At the beginning of the ride I rode behind Hank, who would periodically turn around and give me riding hints and reminders. At home, I depended on Eloise's Helpful Household Hints; on the range, I was learning to use Hank's Handy Horse and Tack Know-How to ease my frustration. About halfway out on the trail, I was riding herd at the end of the line. Somehow the wrangler survived the two-hour ride. I didn't. My mare and I were not on speaking terms. However, my back, elbows, wrists, knees, and spine were on speaking terms with me, and they were complaining loudly about their aches and pains. I looked forward to the swimming pool and a drink later that day.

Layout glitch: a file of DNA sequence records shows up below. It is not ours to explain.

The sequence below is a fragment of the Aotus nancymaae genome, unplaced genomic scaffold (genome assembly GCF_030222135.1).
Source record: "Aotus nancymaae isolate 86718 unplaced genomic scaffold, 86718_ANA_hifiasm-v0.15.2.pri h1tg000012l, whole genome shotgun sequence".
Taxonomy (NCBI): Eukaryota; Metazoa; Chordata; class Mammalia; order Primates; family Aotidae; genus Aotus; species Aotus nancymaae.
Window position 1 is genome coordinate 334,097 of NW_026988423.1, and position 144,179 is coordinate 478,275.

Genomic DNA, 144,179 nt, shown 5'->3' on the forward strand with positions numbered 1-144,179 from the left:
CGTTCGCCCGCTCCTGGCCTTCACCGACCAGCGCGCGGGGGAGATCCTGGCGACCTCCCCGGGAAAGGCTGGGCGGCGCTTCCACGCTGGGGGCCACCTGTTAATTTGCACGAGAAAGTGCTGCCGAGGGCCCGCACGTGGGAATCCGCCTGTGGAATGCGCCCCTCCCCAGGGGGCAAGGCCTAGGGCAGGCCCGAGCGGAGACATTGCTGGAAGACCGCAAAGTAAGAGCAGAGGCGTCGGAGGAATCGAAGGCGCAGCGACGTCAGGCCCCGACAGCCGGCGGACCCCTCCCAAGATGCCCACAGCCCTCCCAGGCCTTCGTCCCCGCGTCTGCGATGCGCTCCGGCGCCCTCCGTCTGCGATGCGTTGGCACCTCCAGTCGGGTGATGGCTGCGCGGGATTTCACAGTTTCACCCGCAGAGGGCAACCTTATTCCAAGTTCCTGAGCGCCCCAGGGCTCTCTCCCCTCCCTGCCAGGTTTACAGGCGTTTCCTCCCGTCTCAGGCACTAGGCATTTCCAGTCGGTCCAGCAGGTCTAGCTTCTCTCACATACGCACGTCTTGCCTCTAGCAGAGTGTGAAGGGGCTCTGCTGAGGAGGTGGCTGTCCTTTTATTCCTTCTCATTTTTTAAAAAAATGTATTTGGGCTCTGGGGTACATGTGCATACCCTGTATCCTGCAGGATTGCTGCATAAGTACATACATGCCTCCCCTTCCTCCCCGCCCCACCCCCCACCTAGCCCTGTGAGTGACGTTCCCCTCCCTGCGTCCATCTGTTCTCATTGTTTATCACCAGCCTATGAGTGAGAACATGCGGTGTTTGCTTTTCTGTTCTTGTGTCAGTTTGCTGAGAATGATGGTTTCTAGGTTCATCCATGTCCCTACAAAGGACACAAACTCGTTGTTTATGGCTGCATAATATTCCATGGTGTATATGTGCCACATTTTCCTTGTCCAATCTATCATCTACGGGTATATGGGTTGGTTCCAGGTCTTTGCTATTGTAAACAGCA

All I could do now was shake my head and remember that I had wanted something different than my usual vacation from teaching. Despite my lack of experience with horses, I thought a dude ranch would be just the thing to get me out of my rut and rattle up some new excitement. I just hadn't realized what direction the excitement would take me.